10. Ravan A.G. Farhadi, Vice-Chairman of the Committee on the Exercise of the Inalienable Rights of the Palestinian People, emphasized in his opening address the importance the Committee attached to the role of the North American NGOs in that influential region. NGOs should be aware of the opportunities and responsibilities they had in generating support for the Palestinian people. At the same time, they should ensure that their work was complementary to the efforts of the international community which reflected a growing consensus on the essential elements for a peaceful settlement. Those elements included the realization of the inalienable rights of the Palestinian people, primarily the right to self-determination; the withdrawal of Israeli forces from the Palestinian and other Arab territories occupied in 1967, including Jerusalem; an end to the policy of settlement and land confiscation; and the need for resolving the problem of the Palestine refugees.

11. W. Farhadi pointed out that the international community, including the Committee, had welcomed the peace process initiated at Madrid in 1991 and recalled the major achievements of that process so far, namely, the mutual recognition between Israel and the Palestine Liberation Organization (PLO), the signing of binding agreements between the parties, the partial withdrawal of Israeli forces, the Palestinian elections and the establishment of a Palestinian administration over parts of the Palestinian territory. The agreements reached between the parties had embodied a commitment to the land for peace principle, and, although they did not represent the desired final settlement, they had been essential steps towards that objective. For the Committee as well as for the NGOs supporting its goals, it was essential to do everything possible to advance the peace process, while continuing to strive for the attainment of the inalienable rights of the Palestinian people as defined by the General Assembly. It was necessary to continue to press for the scrupulous implementation of the agreements reached and for Israel to refrain from using its dominant position to achieve gains on the ground in advance of the final status talks. It was also necessary to continue to mobilize international assistance to the Palestinian people in its efforts to develop its human, social and economic infrastructure. The Committee's programme of work was directed towards attaining those essential objectives. The Committee had also decided to request the inclusion of an item related to the "Bethlehem 2000" project in the agenda of the Assembly's next session. The project was a Palestinian Authority initiative with international appeal and visibility, which should help promote Bethlehem as a beacon of peace, justice and reconciliation on the eve of the next millennium.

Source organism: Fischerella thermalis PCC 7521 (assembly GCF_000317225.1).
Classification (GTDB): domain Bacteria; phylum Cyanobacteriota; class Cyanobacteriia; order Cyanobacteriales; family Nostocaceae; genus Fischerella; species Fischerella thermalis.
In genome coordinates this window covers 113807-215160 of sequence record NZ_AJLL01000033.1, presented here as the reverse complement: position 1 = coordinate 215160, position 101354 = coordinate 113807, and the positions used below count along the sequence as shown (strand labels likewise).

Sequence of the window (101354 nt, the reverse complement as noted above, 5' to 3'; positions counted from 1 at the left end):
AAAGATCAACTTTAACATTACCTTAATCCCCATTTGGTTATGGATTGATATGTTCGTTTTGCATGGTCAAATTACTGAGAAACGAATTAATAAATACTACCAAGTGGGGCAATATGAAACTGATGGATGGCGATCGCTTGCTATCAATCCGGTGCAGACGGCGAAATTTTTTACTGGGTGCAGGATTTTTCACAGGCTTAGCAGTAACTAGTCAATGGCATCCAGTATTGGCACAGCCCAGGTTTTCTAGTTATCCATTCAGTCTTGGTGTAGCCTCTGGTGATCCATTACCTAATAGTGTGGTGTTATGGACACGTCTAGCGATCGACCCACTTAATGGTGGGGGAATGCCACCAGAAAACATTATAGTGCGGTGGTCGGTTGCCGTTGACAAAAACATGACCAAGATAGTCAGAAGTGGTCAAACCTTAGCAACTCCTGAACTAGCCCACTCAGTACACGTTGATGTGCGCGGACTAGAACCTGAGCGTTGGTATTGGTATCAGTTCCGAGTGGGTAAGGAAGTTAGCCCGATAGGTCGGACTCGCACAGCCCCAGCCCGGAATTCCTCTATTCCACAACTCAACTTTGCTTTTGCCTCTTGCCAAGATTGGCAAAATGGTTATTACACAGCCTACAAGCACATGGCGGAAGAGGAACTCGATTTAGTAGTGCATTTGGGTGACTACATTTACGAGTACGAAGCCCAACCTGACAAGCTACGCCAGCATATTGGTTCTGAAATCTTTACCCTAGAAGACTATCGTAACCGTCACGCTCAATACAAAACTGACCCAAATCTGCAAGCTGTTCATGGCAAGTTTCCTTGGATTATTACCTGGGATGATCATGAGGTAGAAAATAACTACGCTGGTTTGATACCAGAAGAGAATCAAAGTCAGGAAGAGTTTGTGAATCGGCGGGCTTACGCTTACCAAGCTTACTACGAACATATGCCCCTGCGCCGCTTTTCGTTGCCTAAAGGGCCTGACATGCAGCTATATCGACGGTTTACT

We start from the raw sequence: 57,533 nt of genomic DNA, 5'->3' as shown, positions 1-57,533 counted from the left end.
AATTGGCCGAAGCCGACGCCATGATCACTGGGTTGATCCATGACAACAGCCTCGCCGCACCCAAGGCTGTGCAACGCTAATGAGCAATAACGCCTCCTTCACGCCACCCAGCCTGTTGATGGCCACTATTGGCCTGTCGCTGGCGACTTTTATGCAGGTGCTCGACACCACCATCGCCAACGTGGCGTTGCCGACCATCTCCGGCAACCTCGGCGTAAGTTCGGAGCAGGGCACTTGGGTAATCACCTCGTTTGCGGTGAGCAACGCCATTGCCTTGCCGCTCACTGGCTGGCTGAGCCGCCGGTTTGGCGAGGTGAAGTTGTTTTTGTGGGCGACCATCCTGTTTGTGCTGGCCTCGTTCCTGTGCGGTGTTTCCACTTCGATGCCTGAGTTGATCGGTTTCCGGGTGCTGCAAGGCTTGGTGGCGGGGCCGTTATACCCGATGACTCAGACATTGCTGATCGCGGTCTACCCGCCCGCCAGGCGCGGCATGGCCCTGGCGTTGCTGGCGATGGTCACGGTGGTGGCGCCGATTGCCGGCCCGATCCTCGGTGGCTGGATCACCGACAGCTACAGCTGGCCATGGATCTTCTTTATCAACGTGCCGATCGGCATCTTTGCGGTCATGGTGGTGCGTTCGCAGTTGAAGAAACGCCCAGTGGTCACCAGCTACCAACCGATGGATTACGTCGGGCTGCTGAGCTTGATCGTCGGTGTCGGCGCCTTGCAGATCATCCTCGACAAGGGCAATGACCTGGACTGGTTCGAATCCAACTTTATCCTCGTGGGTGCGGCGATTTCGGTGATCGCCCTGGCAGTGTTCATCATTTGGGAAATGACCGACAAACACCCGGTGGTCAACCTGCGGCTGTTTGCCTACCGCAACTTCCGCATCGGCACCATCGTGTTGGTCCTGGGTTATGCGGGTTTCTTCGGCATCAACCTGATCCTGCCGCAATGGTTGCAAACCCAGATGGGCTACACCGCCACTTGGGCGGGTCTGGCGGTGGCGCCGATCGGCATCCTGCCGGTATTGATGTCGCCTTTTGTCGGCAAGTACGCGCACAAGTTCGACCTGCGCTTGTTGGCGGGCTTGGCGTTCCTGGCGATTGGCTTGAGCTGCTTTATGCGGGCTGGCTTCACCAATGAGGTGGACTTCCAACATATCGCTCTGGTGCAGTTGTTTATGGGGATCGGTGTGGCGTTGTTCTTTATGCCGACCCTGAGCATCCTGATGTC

12. M. Nasser Al-Kidwa, Permanent Observer of Palestine to the United Nations, recalled that 50 years ago, an entire people had been deprived of their national rights and uprooted from their lands and homes. When Palestinians had commemorated that occasion on 14 May with a million-person march, the Israeli army had opened fire indiscriminately, killing several people, including children. He condemned attempts by Israeli officials and some United States officials to blame the Palestinian victims for being killed. He continued by saying that it was not only a time to remember the past 50 years, but also a time to gather strength. In the past few weeks, the world had continued to witness Israel's intransigence through the arrogance and inflexibility of its Government. Prime Minister Benjamin Netanyahu was dealing with the United States' proposals for Israeli withdrawal from the occupied territory in a manner that demonstrated that he did not want the negotiations to succeed.

13. Mr. Al-Kidwa emphasized that Israeli settlements in the occupied territory were illegal, and that the territory was Palestinian land and would remain so; that the compromise accepted by the Palestinian leadership was not a compromise on the West Bank and Gaza and never would be; and that the Palestinian people remained committed to peace under the existing accords. He called upon the international community to make the necessary decisions before the available opportunity was lost. The Palestinian people would never settle for a partial justice, after suffering a half century of injustice. He expressed appreciation to the First Lady of the United States for her statements in support of the Palestinian cause, not only because her position was just, but also because she recognized that it was the only way to achieve peace in the Middle East.